Core i9-14900 CPU performance
Image Credit to MSI

How to Turn Off CEP on a Non-K CPU from the 14th Generation

The method used to disable CEP may differ according on the manufacturer of your motherboard. Using MSI motherboards as an example, the following basic guideline may be used (for exact instructions, always refer to your motherboard manual):

  • Update BIOS: Verify that the BIOS version you have loaded is the most recent one from the website of the motherboard manufacturer. Disabling CEP is usually an option included in the most recent microcode version.
  • Go into the BIOS settings: After restarting your computer, use the Delete key to typically access the BIOS configuration program.
  • Find the CEP Settings: To locate the CEP-related option, go through the BIOS settings. This might be found in the CPU setup settings or Advanced menu. There are differences in the particular name conventions (e.g., Voltage Regulator Over Current Protection, Current Excursion Protection).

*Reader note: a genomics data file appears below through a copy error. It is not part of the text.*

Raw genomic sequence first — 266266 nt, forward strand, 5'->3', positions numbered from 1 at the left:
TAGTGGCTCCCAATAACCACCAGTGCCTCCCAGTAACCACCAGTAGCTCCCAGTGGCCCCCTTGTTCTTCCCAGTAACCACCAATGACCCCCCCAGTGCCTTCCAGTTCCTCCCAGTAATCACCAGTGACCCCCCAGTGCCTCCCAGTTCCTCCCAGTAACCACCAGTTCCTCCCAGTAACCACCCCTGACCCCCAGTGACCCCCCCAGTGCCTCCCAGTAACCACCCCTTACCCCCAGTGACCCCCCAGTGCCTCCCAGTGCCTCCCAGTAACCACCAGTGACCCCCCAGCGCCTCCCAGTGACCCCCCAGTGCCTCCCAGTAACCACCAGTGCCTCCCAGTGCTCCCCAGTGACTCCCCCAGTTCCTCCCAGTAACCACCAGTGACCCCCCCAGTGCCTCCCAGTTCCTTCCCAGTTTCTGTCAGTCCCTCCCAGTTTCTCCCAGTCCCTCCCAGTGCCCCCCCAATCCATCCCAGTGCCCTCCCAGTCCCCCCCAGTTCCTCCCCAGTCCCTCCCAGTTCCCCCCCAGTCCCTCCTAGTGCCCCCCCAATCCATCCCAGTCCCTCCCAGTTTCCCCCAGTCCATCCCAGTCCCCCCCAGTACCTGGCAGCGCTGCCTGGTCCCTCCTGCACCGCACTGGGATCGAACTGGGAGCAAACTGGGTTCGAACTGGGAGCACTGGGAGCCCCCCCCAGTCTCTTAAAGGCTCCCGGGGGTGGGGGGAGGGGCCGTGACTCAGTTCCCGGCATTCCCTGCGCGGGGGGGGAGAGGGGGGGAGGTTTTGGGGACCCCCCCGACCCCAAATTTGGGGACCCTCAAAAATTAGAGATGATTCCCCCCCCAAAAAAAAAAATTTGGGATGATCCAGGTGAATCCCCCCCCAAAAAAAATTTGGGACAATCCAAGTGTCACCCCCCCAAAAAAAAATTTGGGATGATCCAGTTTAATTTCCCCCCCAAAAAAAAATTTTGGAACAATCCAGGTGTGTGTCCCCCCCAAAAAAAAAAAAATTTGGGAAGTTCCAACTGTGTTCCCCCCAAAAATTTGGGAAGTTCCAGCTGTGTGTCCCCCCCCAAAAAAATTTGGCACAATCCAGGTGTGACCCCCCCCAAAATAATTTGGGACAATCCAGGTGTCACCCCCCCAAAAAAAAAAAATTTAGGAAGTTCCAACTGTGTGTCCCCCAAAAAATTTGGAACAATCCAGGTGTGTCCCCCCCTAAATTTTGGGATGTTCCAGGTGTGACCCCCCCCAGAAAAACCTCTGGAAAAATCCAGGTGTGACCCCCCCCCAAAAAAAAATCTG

• To deactivate CEP, find the CEP configuration and switch it from “Enabled” to “Disabled.”
  • Save and Close: Close the setup tool after making any BIOS modifications. Your computer will reboot.

Assistance Chart

Similar to K-series CPUs, 14th generation non-K CPUs may now disable CEP thanks to the latest Intel Microcode. Disabling CEP is not supported by non-K CPUs manufactured before the 13th generation. The CPU and chipset support matrix is shown below.

Support Matrix
Image Credit to MSI

Updates to the BIOS that include the new Intel Microcode are starting to trickle out. Get the update right now to enjoy the advantages of a cooler CPU without compromising performance!

Since June 2023, Drakshi has been writing articles of Artificial Intelligence for govindhtech. She was a postgraduate in business administration. She was an enthusiast of Artificial Intelligence.